Once the catheter 12 and introducer needle 14 are in position relative to the target tissue, the introducer needle 14 is removed proximally from the catheter 12, and the localization wire 16 is inserted distally through the entry hole 20 and pushed distally through the lumen in the catheter 12, so that the distal end of the localization wire 16 extends distally of the distal end of the introducer needle and catheter, as shown in FIG. 3b. Indicator marks 25 preferably assist the practitioner in ensuring that the localization wire is properly inserted to the required depth.
Localization wires such as the wire 16 typically include some type of mechanical anchoring means, such as a barb or hook 26, for securing the distal end of the localization wire 16 in position behind the target tissue. However, this approach is often inadequate, as discussed supra in the Background portion of the specification, because the tissue to which the hook 26 becomes attached will often shift relative to the target tissue between the imaging step of the medical procedure, which is usually a biopsy, such as a breast biopsy, and the ensuing surgical step, which usually takes place in a different area of the hospital and requires transportation and resultant jostling of the patient from the radiology department to the operating room. The present invention, therefore, contemplates an advantageous additional step of employing a bonding agent, which may comprise any known material which is capable of creating a bond between the distal end of the medical instrument 10 and surrounding tissue. Once the localization wire is properly placed at the desired target tissue site, under imaging guidance, the bonding agent is dispensed from the distal end of the medical instrument to the surrounding tissue to create the desired bond. In the embodiment of FIGS. 1-3a, a plurality of infusion ports 28 are disposed along the length of the distal end of the catheter 12. Any number of infusion ports (one or more) may be employed in order to optimize the flow of bonding agent to the tissue, and they are preferably staggered circumferentially about the catheter in order to evenly deliver bonding agent about the circumference of the instrument 10. Various delivery means may be employed as well. For example, in the illustrated embodiment, the catheter 12 comprises a proximal hub 30 (FIG. 1), including a stopcock 32 which is engageable with a syringe (not shown) containing the bonding agent. When the localization wire is properly positioned, the practitioner injects the bonding agent into the lumen (not shown) of the catheter using the syringe with sufficient pressure that it flows distally through the lumen and is infused into surrounding body tissue through the infusion ports 28. The resultant bonding of the distal end of the localization wire 16 to the surrounding target tissue ensures with much greater certainty than the use of mechanical attachment means alone, such as the hook 26, that the localization wire will be properly positioned when the surgical procedure commences, thereby improving the likelihood that the proper target tissue will be excised with a minimum incision and resultant trauma to the patient.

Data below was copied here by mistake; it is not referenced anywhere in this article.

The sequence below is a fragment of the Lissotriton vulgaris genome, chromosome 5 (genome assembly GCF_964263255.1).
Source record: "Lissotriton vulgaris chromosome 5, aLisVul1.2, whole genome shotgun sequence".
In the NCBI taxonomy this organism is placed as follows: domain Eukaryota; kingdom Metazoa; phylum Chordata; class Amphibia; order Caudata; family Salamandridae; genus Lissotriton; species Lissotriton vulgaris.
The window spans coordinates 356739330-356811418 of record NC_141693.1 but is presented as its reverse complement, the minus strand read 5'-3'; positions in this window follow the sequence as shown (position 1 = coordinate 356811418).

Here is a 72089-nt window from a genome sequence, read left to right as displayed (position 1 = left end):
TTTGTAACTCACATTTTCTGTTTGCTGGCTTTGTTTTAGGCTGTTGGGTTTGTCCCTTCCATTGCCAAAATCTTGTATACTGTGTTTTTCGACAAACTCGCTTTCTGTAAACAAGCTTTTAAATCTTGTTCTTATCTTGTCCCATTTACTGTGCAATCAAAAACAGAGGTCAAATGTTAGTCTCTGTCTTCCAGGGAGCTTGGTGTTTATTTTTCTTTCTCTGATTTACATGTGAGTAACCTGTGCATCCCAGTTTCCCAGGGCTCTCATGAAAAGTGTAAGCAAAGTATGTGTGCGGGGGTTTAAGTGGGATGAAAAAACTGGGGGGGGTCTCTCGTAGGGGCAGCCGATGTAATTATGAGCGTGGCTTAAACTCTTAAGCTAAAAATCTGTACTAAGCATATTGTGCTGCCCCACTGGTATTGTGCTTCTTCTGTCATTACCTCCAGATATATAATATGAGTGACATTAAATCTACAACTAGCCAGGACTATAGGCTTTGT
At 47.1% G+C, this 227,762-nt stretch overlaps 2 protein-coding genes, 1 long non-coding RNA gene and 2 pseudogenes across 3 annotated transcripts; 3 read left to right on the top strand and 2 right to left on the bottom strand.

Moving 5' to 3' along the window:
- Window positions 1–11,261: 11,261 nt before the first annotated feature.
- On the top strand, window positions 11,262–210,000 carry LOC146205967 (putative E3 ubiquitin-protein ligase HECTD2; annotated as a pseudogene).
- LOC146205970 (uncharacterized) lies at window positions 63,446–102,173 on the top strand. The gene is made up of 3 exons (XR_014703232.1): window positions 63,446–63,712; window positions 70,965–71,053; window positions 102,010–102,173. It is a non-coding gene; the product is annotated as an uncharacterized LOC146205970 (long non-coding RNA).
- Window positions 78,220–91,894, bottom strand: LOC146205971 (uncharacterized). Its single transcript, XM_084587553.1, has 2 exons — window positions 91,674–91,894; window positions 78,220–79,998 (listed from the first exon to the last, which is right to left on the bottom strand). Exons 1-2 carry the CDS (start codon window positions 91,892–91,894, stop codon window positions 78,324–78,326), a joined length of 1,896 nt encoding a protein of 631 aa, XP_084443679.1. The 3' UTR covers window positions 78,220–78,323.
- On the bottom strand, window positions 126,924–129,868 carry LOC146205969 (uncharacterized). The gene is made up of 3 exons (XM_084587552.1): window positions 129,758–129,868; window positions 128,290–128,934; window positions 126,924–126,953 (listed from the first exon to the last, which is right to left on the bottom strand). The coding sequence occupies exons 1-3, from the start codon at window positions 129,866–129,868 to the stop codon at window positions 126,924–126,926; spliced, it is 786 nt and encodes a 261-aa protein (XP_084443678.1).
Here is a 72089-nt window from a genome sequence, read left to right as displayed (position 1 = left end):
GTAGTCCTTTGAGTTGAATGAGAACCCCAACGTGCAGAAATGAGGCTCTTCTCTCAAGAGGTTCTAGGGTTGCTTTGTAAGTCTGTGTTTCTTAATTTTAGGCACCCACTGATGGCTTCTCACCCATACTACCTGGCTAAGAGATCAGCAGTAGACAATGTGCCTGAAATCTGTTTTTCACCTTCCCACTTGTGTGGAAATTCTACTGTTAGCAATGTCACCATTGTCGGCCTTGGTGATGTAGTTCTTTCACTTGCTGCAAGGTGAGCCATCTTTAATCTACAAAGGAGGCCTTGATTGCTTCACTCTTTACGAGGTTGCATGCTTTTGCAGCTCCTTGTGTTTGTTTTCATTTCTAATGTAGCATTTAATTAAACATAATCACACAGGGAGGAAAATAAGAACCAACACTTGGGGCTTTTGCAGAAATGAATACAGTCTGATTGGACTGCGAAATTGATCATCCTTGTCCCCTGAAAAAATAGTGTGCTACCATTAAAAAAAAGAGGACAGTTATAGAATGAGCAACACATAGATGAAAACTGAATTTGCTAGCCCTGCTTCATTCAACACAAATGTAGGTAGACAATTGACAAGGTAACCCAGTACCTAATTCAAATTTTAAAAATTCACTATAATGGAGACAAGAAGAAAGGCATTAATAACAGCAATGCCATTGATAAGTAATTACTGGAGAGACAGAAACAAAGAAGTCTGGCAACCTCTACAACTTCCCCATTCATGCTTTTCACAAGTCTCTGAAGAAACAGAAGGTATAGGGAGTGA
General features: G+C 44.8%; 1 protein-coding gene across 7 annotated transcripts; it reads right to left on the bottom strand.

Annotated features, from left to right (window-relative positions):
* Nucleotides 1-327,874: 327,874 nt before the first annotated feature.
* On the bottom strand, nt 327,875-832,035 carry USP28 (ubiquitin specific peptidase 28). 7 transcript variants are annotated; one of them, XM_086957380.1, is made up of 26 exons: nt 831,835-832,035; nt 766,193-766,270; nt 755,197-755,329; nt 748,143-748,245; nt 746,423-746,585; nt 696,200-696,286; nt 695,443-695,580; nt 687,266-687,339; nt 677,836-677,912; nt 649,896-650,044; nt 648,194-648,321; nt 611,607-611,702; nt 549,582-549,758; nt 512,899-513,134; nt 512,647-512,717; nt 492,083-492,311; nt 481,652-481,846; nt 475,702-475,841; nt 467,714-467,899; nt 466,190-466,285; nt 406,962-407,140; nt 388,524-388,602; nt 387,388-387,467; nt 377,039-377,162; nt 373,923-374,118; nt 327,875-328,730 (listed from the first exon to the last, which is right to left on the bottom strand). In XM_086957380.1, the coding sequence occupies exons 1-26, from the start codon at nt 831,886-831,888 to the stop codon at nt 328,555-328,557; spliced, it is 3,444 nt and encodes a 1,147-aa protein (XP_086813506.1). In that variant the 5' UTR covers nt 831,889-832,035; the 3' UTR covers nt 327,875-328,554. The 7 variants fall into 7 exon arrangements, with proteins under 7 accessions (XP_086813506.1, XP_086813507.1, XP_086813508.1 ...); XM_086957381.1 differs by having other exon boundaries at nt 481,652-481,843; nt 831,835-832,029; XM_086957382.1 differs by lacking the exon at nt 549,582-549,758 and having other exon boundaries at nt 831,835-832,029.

Preferred bonding agents include any known effective biocompatible bonding materials, such as surgical adhesives, including cyanoacrylate, fibrin glue, and solvents.